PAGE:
Foreign Currency Translation and Transactions
The financial position of foreign subsidiaries is translated at the exchange rates in effect at the end of the period, while revenues and expenses are translated at average exchange rates during the period. Gains or losses from translation of foreign operations where the local currency is the functional currency are included as components of Other comprehensive income (loss). Gains or losses from foreign currency transactions are included in determining net income.
Stock-Based Compensation
We have a stock-based incentive award plan for our employees and directors. Stock-based compensation expense associated with these awards is recognized in General and administrative expenses, Property operating expenses, and Sales and marketing expenses in our Condensed Consolidated Statements of Operations. We measure stock-based compensation at the estimated fair value on the grant date and recognize the amortization of stock-based compensation expense over the requisite service period. Fair value is determined based on assumptions related to stock volatility, risk-free rate of return and estimates of market and company performance.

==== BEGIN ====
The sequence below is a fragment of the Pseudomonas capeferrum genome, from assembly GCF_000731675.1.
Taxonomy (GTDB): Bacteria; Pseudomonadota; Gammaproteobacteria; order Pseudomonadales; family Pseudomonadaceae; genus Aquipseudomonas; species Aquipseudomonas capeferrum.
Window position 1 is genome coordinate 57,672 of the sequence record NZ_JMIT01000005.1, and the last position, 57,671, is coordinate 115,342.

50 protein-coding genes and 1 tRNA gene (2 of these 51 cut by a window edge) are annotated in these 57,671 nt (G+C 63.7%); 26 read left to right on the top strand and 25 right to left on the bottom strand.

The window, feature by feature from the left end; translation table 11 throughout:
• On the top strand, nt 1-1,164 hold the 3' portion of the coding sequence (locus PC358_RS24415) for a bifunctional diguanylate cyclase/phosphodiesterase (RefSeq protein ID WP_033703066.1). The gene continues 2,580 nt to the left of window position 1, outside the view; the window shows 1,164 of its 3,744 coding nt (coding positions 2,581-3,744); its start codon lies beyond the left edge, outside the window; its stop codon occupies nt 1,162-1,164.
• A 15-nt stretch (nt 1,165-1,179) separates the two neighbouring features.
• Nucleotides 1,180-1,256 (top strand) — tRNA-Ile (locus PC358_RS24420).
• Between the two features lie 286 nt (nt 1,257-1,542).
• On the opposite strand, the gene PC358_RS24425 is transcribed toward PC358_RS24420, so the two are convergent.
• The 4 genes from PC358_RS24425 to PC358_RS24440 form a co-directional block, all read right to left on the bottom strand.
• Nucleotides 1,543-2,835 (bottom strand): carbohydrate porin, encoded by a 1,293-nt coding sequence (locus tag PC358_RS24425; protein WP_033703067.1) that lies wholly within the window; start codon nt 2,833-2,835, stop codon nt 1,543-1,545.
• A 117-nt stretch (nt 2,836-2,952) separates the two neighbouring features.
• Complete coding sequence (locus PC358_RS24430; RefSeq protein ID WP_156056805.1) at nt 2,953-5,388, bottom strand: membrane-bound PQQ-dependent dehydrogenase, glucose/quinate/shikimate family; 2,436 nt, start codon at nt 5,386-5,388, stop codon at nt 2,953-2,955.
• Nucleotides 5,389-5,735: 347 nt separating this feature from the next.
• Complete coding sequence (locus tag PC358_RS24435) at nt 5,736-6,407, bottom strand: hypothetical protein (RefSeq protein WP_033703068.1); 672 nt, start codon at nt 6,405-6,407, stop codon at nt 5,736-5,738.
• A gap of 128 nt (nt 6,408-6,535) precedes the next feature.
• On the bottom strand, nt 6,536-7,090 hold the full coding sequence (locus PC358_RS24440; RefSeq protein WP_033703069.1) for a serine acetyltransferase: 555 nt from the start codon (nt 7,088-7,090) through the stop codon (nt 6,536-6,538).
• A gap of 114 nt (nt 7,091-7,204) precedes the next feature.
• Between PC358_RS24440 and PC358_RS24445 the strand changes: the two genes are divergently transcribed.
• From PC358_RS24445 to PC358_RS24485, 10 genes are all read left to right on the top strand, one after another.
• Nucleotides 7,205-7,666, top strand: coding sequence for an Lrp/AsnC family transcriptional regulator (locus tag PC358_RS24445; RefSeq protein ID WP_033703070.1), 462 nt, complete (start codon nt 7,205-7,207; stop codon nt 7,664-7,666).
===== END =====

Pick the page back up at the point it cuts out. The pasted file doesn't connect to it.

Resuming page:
Fair Value Measurements
Fair value measurements are utilized in accounting for business combinations, asset acquisitions, testing of goodwill and other long-lived assets for impairment, recording unrealized gain on available-for-sale securities, derivatives and related disclosures. Fair value of financial and non-financial assets and liabilities is defined as an exit price, representing the amount that would be received to sell an asset or paid to transfer a liability in an orderly transaction between market participants. The three-tier hierarchy that prioritizes certain inputs used in the methodologies of measuring fair value for asset and liabilities, is as follows:
Level 1—Observable inputs for identical instruments such as quoted market prices;
Level 2—Inputs include quoted prices for similar assets and liabilities in active markets, quoted prices for identical or similar assets or liabilities in markets that are not active, inputs other than quoted prices that are observable for the asset or liability (i.e., interest rates, yield curves, etc.), and inputs that are derived principally from or corroborated by observable market data by correlation or other means (market corroborated inputs); and
Level 3—Unobservable inputs that reflect our determination of assumptions that market participants would use in pricing the asset or liability. These inputs are developed based on the best information available, including our own data.

Derivative Instruments